It doesn’t take much effort to appreciate Dave Paulsen’s challenge in his second season coaching the George Mason men’s basketball team.
The roster looks like the class roll for a mandatory math course: sophomore, sophomore, freshman, sophomore, sophomore, freshman, freshman, senior, freshman, sophomore, senior, freshman, senior, freshman.
The good news in Fairfax is that several of those second-year players logged serious minutes — and contributed to a few upsets — when Paulsen’s rebuilding project commenced last season.
Still, youth will leave the Patriots susceptible to wild performance swings.
“We’ll have some games this year, I am pretty confident we look awesome,” Paulsen said. “And within three or four days, we can come back and look like we never practiced before.”
When the season tips off Saturday at home against Towson, Paulsen plans to start four perimeter players — senior Marquise Moore and sophomores Otis Livingston II, Jaire Grayer and DeAndre Abram — along with senior forward Jalen Jenkins.
Abram and Jenkins are both 6 feet 7, creating defensive matchup problems for the Patriots in the low post but perhaps perimeter matchup issues for opponents at the other end. Jenkins is poised to raise his numbers after averaging 7.1 points and 5.5 rebounds primarily coming off the bench in 2015-16.
During the 11-21 campaign, Livingston, the point guard, led the team in points (11.9), assists (3.6) and minutes (34.3) per game, as well as three-point baskets (46). Grayer (9.5 ppg) and Abram (6.6) averaged 29.5 and 20.6 minutes, respectively.
In all, Mason players were named Atlantic 10 rookie of the week six times.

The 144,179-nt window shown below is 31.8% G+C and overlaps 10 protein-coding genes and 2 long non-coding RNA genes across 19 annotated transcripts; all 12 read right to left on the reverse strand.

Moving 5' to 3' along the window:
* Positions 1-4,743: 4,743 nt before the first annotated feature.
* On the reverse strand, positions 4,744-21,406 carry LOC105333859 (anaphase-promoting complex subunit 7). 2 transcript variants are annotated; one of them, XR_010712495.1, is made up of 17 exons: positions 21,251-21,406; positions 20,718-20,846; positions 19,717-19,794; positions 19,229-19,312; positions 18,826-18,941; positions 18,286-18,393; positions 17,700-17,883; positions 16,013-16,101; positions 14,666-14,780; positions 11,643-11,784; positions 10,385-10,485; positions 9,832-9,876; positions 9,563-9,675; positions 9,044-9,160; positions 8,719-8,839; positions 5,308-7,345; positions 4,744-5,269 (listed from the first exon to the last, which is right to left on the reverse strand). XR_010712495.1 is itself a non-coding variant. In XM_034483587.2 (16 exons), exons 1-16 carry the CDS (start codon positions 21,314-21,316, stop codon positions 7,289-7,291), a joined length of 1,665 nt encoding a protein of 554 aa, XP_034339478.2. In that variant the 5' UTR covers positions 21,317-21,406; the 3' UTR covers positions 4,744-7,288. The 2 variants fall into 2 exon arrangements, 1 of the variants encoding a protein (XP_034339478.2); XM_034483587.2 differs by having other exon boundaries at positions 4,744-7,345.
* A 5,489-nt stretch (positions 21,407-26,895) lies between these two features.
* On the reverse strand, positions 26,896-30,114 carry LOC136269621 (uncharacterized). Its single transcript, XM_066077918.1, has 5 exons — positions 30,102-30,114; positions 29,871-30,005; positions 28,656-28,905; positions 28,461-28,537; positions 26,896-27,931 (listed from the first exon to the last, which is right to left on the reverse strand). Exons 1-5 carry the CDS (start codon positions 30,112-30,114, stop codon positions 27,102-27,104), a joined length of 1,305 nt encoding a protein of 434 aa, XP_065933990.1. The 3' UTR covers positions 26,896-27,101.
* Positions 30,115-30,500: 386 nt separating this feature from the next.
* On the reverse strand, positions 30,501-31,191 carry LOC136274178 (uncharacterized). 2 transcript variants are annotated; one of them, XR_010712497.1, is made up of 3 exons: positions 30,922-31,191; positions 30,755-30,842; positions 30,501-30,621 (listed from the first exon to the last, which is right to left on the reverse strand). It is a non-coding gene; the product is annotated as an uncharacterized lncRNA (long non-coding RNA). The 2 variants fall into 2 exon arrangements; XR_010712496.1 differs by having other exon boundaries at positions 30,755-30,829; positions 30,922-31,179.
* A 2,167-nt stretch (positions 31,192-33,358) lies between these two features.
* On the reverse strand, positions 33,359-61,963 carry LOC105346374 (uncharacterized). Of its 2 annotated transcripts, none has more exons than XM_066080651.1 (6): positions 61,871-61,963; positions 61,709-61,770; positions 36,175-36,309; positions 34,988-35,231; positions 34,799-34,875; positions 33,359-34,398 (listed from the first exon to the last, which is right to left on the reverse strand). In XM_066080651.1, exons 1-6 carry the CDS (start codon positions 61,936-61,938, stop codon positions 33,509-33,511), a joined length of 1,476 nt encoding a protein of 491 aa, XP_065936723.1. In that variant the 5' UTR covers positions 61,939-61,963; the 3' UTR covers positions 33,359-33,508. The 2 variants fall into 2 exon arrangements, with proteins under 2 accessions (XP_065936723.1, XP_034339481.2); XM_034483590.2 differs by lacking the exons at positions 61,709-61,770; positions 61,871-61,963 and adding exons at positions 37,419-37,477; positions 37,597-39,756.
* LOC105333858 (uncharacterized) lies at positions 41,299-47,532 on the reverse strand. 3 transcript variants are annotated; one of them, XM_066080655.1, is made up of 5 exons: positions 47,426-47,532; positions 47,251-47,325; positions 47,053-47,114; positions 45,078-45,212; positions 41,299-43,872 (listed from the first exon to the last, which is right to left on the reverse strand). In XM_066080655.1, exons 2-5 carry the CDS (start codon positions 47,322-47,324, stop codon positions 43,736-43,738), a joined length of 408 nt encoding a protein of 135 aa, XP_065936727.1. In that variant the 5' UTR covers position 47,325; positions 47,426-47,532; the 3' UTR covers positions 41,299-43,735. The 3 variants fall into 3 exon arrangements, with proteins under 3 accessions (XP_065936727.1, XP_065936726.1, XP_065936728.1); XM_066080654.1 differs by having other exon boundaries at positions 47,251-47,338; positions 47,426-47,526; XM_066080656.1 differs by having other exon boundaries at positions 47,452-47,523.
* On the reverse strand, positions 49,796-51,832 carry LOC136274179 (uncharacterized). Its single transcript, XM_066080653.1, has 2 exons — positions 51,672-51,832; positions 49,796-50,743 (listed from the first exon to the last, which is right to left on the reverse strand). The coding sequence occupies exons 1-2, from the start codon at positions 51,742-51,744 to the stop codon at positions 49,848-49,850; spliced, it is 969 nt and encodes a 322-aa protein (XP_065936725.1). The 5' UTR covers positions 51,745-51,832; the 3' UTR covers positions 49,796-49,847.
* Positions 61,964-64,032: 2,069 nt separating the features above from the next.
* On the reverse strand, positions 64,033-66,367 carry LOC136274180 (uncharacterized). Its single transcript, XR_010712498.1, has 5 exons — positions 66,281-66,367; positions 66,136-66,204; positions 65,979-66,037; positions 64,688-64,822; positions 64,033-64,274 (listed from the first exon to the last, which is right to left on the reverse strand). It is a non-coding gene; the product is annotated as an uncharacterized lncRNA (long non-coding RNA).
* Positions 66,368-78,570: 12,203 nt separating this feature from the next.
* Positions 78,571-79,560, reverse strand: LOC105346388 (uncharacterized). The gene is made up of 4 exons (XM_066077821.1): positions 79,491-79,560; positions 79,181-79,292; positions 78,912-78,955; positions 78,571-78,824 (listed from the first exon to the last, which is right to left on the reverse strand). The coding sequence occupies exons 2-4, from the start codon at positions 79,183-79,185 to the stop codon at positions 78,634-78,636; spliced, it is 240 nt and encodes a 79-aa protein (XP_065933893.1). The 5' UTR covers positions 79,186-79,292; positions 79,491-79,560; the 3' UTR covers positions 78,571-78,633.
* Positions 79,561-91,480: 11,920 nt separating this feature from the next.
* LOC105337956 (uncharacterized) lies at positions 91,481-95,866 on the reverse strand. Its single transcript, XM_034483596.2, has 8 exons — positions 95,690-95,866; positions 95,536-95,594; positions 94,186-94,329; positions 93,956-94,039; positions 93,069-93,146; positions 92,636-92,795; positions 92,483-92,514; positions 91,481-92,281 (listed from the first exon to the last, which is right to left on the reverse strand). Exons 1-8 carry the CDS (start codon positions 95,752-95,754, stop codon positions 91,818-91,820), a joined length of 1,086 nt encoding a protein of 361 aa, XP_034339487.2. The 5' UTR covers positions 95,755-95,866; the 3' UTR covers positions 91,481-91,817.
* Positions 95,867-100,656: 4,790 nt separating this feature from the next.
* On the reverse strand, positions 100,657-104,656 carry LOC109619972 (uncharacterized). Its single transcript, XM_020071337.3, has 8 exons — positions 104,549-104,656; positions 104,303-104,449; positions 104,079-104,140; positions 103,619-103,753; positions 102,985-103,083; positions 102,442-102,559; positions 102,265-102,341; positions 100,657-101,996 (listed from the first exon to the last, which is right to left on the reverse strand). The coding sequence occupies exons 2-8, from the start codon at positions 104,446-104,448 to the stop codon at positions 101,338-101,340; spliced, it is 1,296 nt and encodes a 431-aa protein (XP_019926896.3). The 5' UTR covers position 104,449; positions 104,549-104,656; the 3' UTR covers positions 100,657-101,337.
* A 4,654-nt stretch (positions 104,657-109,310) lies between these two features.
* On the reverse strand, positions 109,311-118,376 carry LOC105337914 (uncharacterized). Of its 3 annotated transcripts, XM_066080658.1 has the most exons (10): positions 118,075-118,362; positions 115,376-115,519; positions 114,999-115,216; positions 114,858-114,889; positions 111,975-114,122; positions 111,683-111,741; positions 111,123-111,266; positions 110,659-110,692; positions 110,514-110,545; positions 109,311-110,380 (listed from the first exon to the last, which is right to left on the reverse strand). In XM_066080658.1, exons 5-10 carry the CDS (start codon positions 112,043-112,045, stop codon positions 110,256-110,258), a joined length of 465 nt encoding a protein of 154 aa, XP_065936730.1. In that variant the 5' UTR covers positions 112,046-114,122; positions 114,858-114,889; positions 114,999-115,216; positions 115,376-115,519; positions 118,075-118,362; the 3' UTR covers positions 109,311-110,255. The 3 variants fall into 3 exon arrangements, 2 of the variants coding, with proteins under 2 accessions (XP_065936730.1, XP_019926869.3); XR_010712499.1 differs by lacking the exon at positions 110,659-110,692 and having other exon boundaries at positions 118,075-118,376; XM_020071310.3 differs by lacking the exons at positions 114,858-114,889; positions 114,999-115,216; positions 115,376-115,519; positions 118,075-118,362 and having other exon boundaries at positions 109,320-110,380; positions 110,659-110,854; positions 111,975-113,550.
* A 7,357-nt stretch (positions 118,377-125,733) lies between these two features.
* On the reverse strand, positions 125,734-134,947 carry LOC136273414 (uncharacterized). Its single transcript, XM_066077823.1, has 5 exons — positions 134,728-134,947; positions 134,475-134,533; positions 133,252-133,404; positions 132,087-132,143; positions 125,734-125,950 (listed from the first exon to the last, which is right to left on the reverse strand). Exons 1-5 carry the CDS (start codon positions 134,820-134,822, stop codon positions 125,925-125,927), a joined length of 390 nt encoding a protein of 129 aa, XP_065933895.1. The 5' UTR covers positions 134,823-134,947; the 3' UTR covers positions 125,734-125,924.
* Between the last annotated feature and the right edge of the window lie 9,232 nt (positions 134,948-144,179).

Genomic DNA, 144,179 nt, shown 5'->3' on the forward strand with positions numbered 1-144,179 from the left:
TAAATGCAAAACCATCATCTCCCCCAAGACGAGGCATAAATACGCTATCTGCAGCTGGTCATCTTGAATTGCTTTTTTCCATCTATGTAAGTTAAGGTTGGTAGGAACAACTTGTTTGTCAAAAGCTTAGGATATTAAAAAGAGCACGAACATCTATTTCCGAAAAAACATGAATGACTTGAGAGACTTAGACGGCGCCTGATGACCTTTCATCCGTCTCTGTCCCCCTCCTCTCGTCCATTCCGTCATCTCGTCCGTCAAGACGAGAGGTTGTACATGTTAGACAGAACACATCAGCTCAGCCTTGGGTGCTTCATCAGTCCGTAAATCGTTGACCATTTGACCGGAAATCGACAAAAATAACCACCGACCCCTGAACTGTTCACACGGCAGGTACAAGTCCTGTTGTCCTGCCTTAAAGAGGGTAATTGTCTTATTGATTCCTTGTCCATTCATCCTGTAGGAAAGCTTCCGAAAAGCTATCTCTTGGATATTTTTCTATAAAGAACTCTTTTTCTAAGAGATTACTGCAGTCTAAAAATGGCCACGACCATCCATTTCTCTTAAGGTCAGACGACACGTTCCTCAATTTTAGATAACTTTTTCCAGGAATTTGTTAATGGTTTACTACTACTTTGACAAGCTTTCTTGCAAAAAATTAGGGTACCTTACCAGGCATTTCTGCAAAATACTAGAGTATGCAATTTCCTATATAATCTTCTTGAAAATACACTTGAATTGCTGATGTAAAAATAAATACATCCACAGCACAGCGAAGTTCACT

“The sophomores aren’t like most sophomores,” said Moore, who averaged 11.4 points last season. “As freshmen, they were in the fire. They have experience and they should be ready. I know they will be ready.”
The regular rotation will also include freshman guards Karmari Newman, Ian Boyd and Justin Kier; freshman forward Troy Temara; and sophomore Kameron Murrell (32 games last season).
At the very least, the newcomers are interesting: Boyd turned down football offers, including one from Virginia Tech. Temara’s father was a New Zealand pro rugby player, his mother a basketball star at Syracuse and his brother plays basketball for North Texas.
“If you are a young team and you only have six or seven guys who can legitimately play, then you would really be in trouble,” said Paulsen. “We have more guys now who are legitimately capable players.”
The Patriots will play differently this season. Without 6-11 Shevon Thompson, last year’s senior centerpiece, they have broadened their offensive options and aim to play at a higher tempo. They’ll do more screening and cutting and hope to break out in transition.
Last season, if the primary option crumbled, the Patriots often would crash.
“We struggled to get to a second or third action,” Paulsen said. “I think we can do that this season and have some nuance in our game.”
Opponents will find it harder to key on one player, like they did with Thompson last season. But it also leaves a problem: “Who do you go to down the stretch?” Paulsen said. “Probably Marquise, but it depends how everyone is playing.”
Paulsen is looking to build consistency after last season’s roller coaster: an early 6-4 stretch followed by seven defeats in eight games and no back-to-back victories over the last two-plus months.
His team defeated Mississippi, Oklahoma State, Davidson and Virginia Commonwealth but lost to Colgate and Atlantic 10 bottom-dwellers Saint Louis and La Salle.
The Patriots remain very much a work in progress, assembled for the long haul. In the conference’s preseason poll, they were voted No. 12 out of 14 teams, the same place they finished last March before first-round elimination in the A-10 tournament.
The university, though, believes Paulsen has the program on the proper path and, accordingly, is providing ample time to build a conference contender. Over the summer, just 15 months after arriving from Bucknell, he received a one-year contract extension, through the 2020-21 season.
“We are definitely going in the right direction. We have definitely made progress,” Paulsen said.
“When I go for a run after practice and reflect, I think to myself, ‘We are way better.’ We’re still not where we want to be, but we’re getting there.”